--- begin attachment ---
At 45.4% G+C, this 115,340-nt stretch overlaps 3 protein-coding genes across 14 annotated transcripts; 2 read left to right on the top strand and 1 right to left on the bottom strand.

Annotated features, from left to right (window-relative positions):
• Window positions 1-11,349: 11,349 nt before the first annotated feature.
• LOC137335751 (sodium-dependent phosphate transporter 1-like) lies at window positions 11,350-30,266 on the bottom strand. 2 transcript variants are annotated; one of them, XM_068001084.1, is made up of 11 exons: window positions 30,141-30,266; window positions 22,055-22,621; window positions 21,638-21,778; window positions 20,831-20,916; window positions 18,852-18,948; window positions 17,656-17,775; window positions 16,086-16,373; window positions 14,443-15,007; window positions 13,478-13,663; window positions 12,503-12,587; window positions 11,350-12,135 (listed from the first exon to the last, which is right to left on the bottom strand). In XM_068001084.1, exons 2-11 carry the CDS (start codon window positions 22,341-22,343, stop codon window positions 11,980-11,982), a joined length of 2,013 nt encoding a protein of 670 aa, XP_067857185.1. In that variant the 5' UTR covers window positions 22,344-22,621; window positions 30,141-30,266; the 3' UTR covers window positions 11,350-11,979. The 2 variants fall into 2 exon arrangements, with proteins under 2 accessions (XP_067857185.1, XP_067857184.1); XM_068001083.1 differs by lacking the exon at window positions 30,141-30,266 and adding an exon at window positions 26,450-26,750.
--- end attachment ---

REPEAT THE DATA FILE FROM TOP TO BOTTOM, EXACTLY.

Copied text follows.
At 45.4% G+C, this 115,340-nt stretch overlaps 3 protein-coding genes across 14 annotated transcripts; 2 read left to right on the top strand and 1 right to left on the bottom strand.

Annotated features, from left to right (window-relative positions):
• Window positions 1-11,349: 11,349 nt before the first annotated feature.
• LOC137335751 (sodium-dependent phosphate transporter 1-like) lies at window positions 11,350-30,266 on the bottom strand. 2 transcript variants are annotated; one of them, XM_068001084.1, is made up of 11 exons: window positions 30,141-30,266; window positions 22,055-22,621; window positions 21,638-21,778; window positions 20,831-20,916; window positions 18,852-18,948; window positions 17,656-17,775; window positions 16,086-16,373; window positions 14,443-15,007; window positions 13,478-13,663; window positions 12,503-12,587; window positions 11,350-12,135 (listed from the first exon to the last, which is right to left on the bottom strand). In XM_068001084.1, exons 2-11 carry the CDS (start codon window positions 22,341-22,343, stop codon window positions 11,980-11,982), a joined length of 2,013 nt encoding a protein of 670 aa, XP_067857185.1. In that variant the 5' UTR covers window positions 22,344-22,621; window positions 30,141-30,266; the 3' UTR covers window positions 11,350-11,979. The 2 variants fall into 2 exon arrangements, with proteins under 2 accessions (XP_067857185.1, XP_067857184.1); XM_068001083.1 differs by lacking the exon at window positions 30,141-30,266 and adding an exon at window positions 26,450-26,750.